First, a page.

In the Neighborhood: 4 Things to Do With Kids This Holiday Weekend

"Nova," Softlab's Holiday Installation at Flatiron Plaza.
“Nova,” Softlab’s Holiday Installation at Flatiron Plaza. Source:

Happy Christmas Eve! Here are 4 things to do with kids this holiday weekend AFTER the madness of holiday present exchanges and big family dinners. The city will still be decked in its holiday glory, and there’s plenty of it to enjoy with your family within walking distance of Waterside Plaza.

1.Take in the holiday lights at Flatiron and Madison Square Park

Empire State Building viewed from Madison Square Park.
Empire State Building viewed from Madison Square Park. Source: Madison Square Park Facebook

If you’re like most New Yorkers, nothing will tempt you to fight the crowds to see the holiday lights uptown, but you’ve got a gorgeous alternative nearby. Madison Square Park will still be in full holiday glory, and the Flatiron/23rd Street Partnership’s 2015 Holiday Installation Nova by SOFTlab will let you look through a prism of shifting lights at some of the city’s most iconic landmarks nearby, including the Empire State Building and the Flatiron Building. See your city in a new way this holiday.

2. Walk over to the Grand Central Holiday Train Show

Grand Central Holiday Train Show
Grand Central Holiday Train Show. Source:

Holiday train shows abound in New York, which makes sense for a city with a subway system that never sleeps either. The Grand Central Holiday Train Show is the only one that you can walk to, going north from Waterside Plaza. Trains hold a special place in the hearts of many, and kids especially will be delighted to watch the model trains weave through the city’s iconic landscapes.

3. Show the kids the magic of the “Discovery of King Tut.”

The Discovery of King Tut
The Discovery of King Tut. Credit: Ernst vanDeursen Source:

Just a little north of Madison Square Park at Premier Exhibitions, kids can relive “The Discovery of King Tut,” the most magnificent find of ancient Egypt. With 1,000 meticulous reproductions of real treasures found in the famous boy-king’s tomb, and kid-friendly audio guides, your children will be able to experience this 3,000 year old wonder just as it was at its moment of discovery.

4. Laugh your heads off with Kids N’ Comedy Christmakwanzukah

 Kids 'N Comedy: Christmakwanzukah
Kids ‘N Comedy: Christmakwanzukah. Credit: Julia Slaff Source:

Gramercy Park is the unofficial comedy capital of the city but walking a little further west on 23rd street to Gotham Comedy Club, you’ll find the kid-friendliest comedy show of the season, Kids N’ Comedy Christmakwanzukah, an all-teen stand-up show about the good, bad, and ugly of Christmas, from terrible gifts to more. A perfect way to close out another holiday season.

See Worlds Within Worlds at the “Gazing Globes” Exhibition at Madison Square Park

The artist Paula Hayes's 18 "Gazing Globes" will be on view in Madison Square Park from Feb. 19 through April 19.Credit Yasunori Matsui, courtesy of the artist and Salon 94, New York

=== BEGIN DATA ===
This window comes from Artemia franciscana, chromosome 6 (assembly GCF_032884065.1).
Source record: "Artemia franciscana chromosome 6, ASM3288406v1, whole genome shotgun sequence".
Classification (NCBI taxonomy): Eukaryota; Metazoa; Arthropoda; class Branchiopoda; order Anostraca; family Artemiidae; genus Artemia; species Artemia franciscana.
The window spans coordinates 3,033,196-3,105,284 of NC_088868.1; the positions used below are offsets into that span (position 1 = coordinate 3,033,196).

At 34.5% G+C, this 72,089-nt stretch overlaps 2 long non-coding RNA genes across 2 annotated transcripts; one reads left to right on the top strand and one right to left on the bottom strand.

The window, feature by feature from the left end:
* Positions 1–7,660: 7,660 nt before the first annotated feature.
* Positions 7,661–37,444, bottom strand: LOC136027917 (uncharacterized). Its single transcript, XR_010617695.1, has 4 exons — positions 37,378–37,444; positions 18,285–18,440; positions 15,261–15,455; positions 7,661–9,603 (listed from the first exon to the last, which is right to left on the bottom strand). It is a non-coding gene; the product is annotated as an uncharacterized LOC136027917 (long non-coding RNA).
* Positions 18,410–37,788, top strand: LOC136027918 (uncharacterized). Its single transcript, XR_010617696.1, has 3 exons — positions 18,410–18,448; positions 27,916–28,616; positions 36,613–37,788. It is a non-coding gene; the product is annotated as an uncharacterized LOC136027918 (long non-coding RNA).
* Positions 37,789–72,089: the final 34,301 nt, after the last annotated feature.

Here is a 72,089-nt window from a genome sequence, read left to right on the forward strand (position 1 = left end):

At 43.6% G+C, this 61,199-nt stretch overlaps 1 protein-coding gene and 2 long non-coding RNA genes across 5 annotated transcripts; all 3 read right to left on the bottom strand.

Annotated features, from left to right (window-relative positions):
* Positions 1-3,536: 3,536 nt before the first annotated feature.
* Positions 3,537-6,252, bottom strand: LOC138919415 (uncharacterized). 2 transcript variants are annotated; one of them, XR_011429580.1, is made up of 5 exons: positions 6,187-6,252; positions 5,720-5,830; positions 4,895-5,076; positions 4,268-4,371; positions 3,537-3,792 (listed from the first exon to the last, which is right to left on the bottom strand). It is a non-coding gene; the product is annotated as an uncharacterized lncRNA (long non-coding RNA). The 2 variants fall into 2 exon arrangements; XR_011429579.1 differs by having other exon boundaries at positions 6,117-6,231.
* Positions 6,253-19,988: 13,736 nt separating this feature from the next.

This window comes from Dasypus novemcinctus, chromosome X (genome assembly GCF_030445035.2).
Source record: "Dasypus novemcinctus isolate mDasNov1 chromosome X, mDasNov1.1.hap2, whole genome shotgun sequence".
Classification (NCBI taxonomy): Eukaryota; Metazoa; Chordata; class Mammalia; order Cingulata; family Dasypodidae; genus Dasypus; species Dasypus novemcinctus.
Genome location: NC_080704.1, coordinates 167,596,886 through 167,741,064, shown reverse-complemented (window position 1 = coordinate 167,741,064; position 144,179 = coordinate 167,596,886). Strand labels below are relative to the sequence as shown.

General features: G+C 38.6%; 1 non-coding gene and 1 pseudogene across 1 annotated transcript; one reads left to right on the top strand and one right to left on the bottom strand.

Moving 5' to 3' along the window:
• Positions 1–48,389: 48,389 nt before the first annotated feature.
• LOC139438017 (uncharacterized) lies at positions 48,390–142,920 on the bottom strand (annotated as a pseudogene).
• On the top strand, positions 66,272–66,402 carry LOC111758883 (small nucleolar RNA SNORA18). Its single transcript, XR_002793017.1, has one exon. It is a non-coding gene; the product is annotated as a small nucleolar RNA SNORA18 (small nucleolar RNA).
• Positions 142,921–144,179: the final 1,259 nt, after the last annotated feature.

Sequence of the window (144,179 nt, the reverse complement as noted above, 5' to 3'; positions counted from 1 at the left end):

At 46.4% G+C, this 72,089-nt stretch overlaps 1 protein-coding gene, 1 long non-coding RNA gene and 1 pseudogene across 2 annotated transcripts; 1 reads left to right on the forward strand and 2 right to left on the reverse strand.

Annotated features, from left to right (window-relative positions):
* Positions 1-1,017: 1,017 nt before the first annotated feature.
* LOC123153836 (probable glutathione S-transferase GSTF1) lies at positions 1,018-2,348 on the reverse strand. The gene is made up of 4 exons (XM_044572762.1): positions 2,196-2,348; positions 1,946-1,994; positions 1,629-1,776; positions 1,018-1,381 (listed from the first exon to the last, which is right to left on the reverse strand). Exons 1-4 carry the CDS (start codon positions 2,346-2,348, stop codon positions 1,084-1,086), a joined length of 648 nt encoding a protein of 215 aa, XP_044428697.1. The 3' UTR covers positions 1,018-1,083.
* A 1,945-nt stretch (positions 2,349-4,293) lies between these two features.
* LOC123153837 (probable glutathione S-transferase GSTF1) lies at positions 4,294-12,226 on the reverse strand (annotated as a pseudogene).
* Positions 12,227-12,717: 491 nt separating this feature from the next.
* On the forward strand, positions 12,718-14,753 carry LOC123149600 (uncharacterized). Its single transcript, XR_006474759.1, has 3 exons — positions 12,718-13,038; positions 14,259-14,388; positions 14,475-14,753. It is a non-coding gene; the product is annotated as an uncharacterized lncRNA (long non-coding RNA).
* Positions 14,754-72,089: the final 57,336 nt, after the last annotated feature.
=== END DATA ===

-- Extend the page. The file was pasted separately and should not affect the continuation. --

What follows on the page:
The artist Paula Hayes’s 18 “Gazing Globes.” Photography byYasunori Matsui, courtesy of the artist and Salon 94, New York. Credit: T Magazine, New York Times

If the Momofuku Milk Bar Pop-Up Shop hasn’t driven you to Madison Square Park yet, Gazing Globes, Paula Hayes’ magical, mystical winter sculpture garden really should. Mad. Sq. Art hosts a ton of public art exhibitions we love, but Gazing Globes, on view February 19 – April 19, is really working for us right now. Maybe it’s the hushed snowy weather, or the fact that we’re partial to tucked-away oases at Waterside, but we love how it lets you contemplate worlds within worlds in this busy city of ours. Plus, the snowglobe-feeling exhibition is just right for winter (and very ‘gram worthy)! If you’re at Waterside, stroll up to the park at night when the globes are lit and are especially wondrous.

Paula Haye's Gazing Globes at Madison Square Park
Paula Hayes’ Gazing Globes at Madison Square Park, March 5, 2015. Credit: Madison Square Park, Facebook

In the past few years, terrariums have really taken off, especially among us plant-space deprived apartment dwellers, but artist Paula Hayes has been working with them since the 1990s. Gazing Globes is a departure for the artist, who has replaced her usual live plants with landscapes made from the detritus of modern life, “radio parts, acrylic wands and other non-compostable parts, sprinkled in fairy dust made of pulverized CDs.” Hayes is inspired by the long history of the terrarium, which as she says to the New York Times, “is about reflection and divination…looking into something to ascertain the future and figure the past.” It’s a perfect fit for historic Madison Square Park, a tranquil enclave surrounded by busy buildings in a fast-moving city…and it’s definitely worth slowing down for.

Gazing Globes at Madison Square Garden
A closeup of a wintery globe. Photography by Yasunori Matsui, courtesy of the artist and Salon 94, New York. Credit: T Magazine, New York Times